'Later I started working in hi-fi retail, but before that I bought a Rogers Cadet valve amp and a pair of Goodmans Eleganzia speakers, which I picked up for something like a tenner. But then a friend of mine, Geoff Richardson, who played in Caravan, sold me a Radford STA25.

'I worked in retail for three years. I didn't really pick up much kit then, because I was listening to old valve equipment, and we were selling new gear, and there wasn't anything really that I needed to change in my home system. But I did buy a pair of Radford Tristar 90 speakers, which I wish I had back now!'

By then Ken had already made contact with the world of magazines, and, as it turned out, with the publisher of Hi-Fi News, which in those days was Link House Magazines in Croydon.

'I'd started writing freelance for Custom Car in 1976, so I was going back and forth to Link House. And I actually met Paul Messenger before I started writing about hi-fi. I went upstairs to Hi-Fi News from the offices at Custom Car, because Paul was selling off a Rega Planar 2.'

Later, when Link House decided to launch a new "younger" audio magazine alongside Hi-Fi News, Ken's ebullient style was just what it wanted, and the company hired him as a full'time staff writer. 'So I got out of hi-fi retailing and went to work for Stereo: The Magazine in 1982 and 1983. Long before there was a T3 and a Stuff, Stereo was trying to do the lifestyle gadget thing. Because Link House didn't know what they had, they just let it die. Which was stupid! Stereo folded, but then HFN/RR editor John Atkinson picked me up to go straight over to Hi-Fi News.'

That massive vinyl collection is meticulously organised by artist and genre. Incidentally, all shelving units and stands are spiked into the concrete floor

Among Ken's first contributions were the "Anachrophile" features on vintage equipment. 'All along, I'd been going to junk shops and buying vintage kit, any old crap really, because I just loved it. I had a huge collection of my own vintage gear anyway. I already had a system I could review from, as I was using the Radford amp with the Tristar 90s and I'd gone from the Rega 2 to a Trio (Kenwood) KD500 with SME arm.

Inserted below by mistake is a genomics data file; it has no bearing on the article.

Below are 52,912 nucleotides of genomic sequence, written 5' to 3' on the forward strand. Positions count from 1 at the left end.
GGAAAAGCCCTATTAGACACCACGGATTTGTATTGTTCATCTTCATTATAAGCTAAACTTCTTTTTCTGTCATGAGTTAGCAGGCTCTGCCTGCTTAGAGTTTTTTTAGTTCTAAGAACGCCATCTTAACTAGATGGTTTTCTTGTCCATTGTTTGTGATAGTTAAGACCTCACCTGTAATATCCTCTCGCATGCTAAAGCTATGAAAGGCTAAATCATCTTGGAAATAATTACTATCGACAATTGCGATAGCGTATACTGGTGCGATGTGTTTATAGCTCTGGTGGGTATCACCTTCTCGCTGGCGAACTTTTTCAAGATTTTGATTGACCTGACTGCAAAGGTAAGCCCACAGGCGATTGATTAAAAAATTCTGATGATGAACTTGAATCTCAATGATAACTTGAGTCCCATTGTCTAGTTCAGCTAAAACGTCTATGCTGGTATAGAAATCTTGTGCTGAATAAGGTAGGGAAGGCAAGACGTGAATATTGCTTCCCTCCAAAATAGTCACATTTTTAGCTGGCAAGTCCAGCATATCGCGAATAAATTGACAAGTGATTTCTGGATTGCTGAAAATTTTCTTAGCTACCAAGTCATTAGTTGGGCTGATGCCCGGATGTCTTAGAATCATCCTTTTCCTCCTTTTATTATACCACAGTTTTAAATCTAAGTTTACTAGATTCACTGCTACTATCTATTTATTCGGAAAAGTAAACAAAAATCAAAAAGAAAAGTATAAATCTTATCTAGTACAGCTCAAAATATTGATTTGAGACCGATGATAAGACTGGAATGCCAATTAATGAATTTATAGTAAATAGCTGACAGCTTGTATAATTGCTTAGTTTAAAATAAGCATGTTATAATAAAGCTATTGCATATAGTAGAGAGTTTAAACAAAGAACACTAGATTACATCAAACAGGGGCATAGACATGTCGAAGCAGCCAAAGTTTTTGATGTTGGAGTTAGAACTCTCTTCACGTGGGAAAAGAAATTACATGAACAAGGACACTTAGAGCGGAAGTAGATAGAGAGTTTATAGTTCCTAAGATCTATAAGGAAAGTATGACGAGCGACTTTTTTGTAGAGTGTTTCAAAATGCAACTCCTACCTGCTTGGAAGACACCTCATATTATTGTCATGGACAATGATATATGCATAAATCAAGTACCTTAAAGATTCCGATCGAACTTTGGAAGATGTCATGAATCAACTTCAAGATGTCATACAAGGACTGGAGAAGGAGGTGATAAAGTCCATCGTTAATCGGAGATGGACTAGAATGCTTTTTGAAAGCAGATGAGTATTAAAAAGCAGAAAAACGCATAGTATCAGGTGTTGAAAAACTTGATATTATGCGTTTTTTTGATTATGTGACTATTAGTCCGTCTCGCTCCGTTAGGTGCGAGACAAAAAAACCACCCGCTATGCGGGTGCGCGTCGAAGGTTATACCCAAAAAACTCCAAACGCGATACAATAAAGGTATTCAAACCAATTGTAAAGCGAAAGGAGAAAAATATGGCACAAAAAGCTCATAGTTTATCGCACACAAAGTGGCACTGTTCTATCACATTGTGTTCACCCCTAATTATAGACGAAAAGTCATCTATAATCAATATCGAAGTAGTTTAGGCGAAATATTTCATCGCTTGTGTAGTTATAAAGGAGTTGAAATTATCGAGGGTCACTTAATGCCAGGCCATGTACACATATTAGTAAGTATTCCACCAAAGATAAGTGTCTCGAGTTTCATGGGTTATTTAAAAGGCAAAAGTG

'And through the years, I honestly cannot even begin to count how many pieces of equipment have been through my listening room.

'In fact, I had three rooms prior moving into this house in 1995. When I started out in the UK, I just had a tiny 12 by 12ft front room. This was before hi-fi writing, before hi-fi retail, when I was working in a bookshop. When I was in hi-fi retail, we bought our first house, which was a terrace.

'Because the house was too small for reviewing, I rented space in an industrial unit, and I actually had one of the best listening rooms you could imagine. But I was subletting it from Sound Ideas, and they grew so quickly that they needed the space.'

Then, in 1995, Ken and his wife moved into their present house, and Ken set about putting in the listening room he has now. 'It's been optimised to have no coloration in the bottom end, no resonances, so that the room is as neutral and hi-fi friendly as can be, and I am listening to the system and not to the room.

'The room was wired with four brands of audiophile AC cables in four different rings, plus one of standard house wiring as a control. There are 42 AC mains sockets on the four rings, which are connected into their own consumer unit, isolated completely from the house, even with separate billing.'

Ken's multiple mains installation gave him a unique opportunity for cable comparison. He could amaze visitors by sitting them down to hear the differences when the CD player, for example, was fed from the consumer unit via Siltech, or Transparent, or ordinary copper.

LP spines break up reflections. When not serving as part of the room treatment, they can be played back on classics like a Thorens TD124  deck with Ortofon headshell

Switching on the listening room, Ken says, was a high point in his career. But there have been many others. 'Over the years I've had such remarkable pieces. In fact, if you look at what I've had over the years its quite frightening! The longest-serving system I ever had was Krell monoblocks with Apogee Scintillas. I also had 200W Classé monoblocks with the Apogee Divas. And I had an Oracle turntable for the longest time.